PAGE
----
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Cell Motil Cytoskeleton. 2007 Mar;64(3):157-73.

Talin2 is induced during striated muscle differentiation and is targeted to stable adhesion complexes in mature muscle.

Author information

1
Department of Molecular and Cellular Biochemistry, University of Kentucky College of Medicine, Lexington, Kentucky 40536-0509, USA.

Abstract

The cytoskeletal protein talin serves as an essential link between integrins and the actin cytoskeleton in several similar, but functionally distinct, adhesion complexes, including focal adhesions, costameres, and intercalated disks. Vertebrates contain two talin genes, TLN1 and TLN2, but the different roles of Talin1 and Talin2 in cell adhesion are unclear. In this report we have analyzed Talin1 and Talin2 in striated muscle. Using isoform-specific antibodies, we found that Talin2 is highly expressed in mature striated muscle. Using mouse C2C12 cells and primary human skeletal muscle myoblasts as models of muscle differentiation, we show that Talin1 is expressed in undifferentiated myoblasts and that Talin2 expression is upregulated during muscle differentiation at both the mRNA and protein levels. We have also identified regulatory sequences that may be responsible for the differential expression of Talin1 and Talin2. Using GFP-tagged Talin1 and Talin2 constructs, we found that GFP-Talin1 targets to focal adhesions while GFP-Talin2 targets to abnormally large adhesions in myoblasts. We also found that ectopic expression of Talin2 in myoblasts, which do not contain appreciable levels of Talin2, dysregulates the actin cytoskeleton. Finally we demonstrate that Talin2, but not Talin1, localizes to costameres and intercalated disks, which are stable adhesions required for the assembly of mature striated muscle. Our results suggest that Talin1 is the primary link between integrins and actin in dynamic focal adhesions in undifferentiated, motile cells, but that Talin2 may serve as the link between integrins and the sarcomeric cytoskeletonin stable adhesion complexes in mature striated muscle.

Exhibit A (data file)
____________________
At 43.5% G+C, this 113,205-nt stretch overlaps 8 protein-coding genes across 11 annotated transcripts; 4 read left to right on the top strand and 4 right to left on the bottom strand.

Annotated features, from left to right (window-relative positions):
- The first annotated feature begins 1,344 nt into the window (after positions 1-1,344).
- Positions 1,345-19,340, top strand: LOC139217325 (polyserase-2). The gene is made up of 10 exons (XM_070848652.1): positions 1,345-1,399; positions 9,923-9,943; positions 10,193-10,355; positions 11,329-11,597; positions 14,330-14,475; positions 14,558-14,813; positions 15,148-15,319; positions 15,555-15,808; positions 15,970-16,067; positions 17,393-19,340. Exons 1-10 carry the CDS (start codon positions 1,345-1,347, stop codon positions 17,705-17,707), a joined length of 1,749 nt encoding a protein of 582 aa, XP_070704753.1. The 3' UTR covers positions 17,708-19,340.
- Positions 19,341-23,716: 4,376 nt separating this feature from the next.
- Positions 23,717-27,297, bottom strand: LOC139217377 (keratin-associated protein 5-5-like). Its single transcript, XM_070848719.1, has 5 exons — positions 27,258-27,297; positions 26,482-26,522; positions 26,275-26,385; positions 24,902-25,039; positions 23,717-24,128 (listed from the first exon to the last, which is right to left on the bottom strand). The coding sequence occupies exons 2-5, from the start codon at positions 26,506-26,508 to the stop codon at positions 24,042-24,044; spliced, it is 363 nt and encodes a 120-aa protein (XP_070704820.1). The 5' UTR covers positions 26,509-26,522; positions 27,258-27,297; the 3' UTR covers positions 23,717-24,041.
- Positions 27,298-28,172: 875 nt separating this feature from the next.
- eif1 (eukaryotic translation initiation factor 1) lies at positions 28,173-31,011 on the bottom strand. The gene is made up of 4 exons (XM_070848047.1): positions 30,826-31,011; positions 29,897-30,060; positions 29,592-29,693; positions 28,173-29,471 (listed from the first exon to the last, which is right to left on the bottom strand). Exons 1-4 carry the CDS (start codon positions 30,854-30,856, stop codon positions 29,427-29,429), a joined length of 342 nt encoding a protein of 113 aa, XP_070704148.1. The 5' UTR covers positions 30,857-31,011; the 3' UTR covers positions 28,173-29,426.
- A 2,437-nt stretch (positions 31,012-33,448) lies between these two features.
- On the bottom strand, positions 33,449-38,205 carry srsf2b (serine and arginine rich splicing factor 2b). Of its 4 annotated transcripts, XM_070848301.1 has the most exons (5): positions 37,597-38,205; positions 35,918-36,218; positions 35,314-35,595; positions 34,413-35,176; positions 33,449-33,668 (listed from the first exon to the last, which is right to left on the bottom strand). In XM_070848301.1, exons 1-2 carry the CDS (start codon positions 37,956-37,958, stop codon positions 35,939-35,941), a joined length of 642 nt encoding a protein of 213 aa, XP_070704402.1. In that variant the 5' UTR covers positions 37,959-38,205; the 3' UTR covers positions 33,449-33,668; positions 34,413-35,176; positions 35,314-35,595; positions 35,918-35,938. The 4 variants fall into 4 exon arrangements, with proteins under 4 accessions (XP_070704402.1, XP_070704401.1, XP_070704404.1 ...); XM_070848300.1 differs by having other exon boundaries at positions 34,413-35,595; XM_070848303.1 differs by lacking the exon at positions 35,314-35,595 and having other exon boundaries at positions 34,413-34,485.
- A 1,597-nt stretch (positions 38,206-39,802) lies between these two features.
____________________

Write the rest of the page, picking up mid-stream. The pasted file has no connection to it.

PMID:
17183545
DOI:
10.1002/cm.20173
[Indexed for MEDLINE]

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